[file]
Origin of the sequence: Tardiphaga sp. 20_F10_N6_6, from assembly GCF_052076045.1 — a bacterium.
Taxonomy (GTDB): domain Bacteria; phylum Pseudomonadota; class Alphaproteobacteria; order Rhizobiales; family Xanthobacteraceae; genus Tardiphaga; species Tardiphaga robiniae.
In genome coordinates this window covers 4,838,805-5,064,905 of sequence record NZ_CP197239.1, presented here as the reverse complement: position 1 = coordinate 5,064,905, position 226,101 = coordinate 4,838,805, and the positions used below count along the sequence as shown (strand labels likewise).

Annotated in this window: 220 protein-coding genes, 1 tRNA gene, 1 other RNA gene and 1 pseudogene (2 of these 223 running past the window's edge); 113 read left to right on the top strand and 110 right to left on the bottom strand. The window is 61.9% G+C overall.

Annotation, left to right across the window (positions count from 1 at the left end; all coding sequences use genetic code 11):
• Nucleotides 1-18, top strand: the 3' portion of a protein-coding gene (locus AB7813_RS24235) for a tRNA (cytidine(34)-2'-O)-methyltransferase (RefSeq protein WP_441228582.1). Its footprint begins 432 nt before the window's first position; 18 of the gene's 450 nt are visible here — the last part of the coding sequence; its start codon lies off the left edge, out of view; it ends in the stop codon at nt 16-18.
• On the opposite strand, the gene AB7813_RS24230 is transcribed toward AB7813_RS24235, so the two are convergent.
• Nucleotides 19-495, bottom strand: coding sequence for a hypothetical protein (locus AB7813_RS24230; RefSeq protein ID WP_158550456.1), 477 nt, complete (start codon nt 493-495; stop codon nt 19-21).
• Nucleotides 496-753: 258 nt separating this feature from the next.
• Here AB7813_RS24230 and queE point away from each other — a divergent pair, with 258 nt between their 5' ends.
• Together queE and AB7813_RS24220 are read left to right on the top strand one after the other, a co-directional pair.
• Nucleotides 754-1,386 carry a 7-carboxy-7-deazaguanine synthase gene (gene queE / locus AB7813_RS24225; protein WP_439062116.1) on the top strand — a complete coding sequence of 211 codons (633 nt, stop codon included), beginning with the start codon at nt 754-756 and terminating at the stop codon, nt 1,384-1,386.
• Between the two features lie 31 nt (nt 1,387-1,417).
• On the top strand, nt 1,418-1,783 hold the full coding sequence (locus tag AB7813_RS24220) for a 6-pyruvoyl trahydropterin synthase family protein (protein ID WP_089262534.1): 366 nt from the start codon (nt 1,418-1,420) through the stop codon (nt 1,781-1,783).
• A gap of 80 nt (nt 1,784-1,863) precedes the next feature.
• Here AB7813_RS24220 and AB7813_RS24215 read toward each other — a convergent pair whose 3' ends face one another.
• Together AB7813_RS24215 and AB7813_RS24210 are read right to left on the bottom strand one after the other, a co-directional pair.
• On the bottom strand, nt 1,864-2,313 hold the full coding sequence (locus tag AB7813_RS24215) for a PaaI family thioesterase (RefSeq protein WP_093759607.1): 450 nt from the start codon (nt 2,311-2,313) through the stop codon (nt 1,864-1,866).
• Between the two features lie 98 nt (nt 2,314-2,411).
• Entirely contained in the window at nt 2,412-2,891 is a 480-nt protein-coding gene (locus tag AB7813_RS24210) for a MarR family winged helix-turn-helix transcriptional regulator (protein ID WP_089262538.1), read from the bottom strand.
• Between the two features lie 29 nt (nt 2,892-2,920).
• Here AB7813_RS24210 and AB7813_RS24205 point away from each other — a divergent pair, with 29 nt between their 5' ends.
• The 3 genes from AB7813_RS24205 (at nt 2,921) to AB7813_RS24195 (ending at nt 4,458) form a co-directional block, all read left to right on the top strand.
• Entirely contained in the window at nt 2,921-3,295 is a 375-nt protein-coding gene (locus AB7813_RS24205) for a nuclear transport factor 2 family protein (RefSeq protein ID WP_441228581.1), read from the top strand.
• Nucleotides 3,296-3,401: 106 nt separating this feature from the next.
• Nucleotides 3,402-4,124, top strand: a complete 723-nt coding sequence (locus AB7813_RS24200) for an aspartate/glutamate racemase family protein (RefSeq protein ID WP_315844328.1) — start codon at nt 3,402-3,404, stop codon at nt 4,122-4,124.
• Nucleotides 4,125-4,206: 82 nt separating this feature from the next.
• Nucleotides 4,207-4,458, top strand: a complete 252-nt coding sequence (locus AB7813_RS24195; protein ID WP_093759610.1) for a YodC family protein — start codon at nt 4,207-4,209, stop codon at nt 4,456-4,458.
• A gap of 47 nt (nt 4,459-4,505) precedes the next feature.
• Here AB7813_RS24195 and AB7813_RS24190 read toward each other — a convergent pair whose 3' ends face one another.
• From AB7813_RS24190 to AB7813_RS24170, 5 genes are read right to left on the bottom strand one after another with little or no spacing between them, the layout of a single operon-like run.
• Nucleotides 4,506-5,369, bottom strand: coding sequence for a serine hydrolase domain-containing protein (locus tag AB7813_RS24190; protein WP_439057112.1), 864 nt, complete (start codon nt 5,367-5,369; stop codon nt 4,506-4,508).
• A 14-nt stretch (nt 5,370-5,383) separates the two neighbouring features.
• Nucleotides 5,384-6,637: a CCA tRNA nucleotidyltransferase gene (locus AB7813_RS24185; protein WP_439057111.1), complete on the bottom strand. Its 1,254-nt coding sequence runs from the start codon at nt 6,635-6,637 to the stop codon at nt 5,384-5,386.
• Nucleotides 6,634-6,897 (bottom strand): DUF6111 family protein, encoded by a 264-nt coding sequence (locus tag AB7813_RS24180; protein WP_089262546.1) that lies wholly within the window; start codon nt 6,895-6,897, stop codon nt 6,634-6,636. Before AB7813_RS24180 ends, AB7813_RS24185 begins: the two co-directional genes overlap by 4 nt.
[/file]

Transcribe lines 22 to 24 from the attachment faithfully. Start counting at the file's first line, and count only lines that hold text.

• Here AB7813_RS24210 and AB7813_RS24205 point away from each other — a divergent pair, with 29 nt between their 5' ends.
• The 3 genes from AB7813_RS24205 (at nt 2,921) to AB7813_RS24195 (ending at nt 4,458) form a co-directional block, all read left to right on the top strand.
• Entirely contained in the window at nt 2,921-3,295 is a 375-nt protein-coding gene (locus AB7813_RS24205) for a nuclear transport factor 2 family protein (RefSeq protein ID WP_441228581.1), read from the top strand.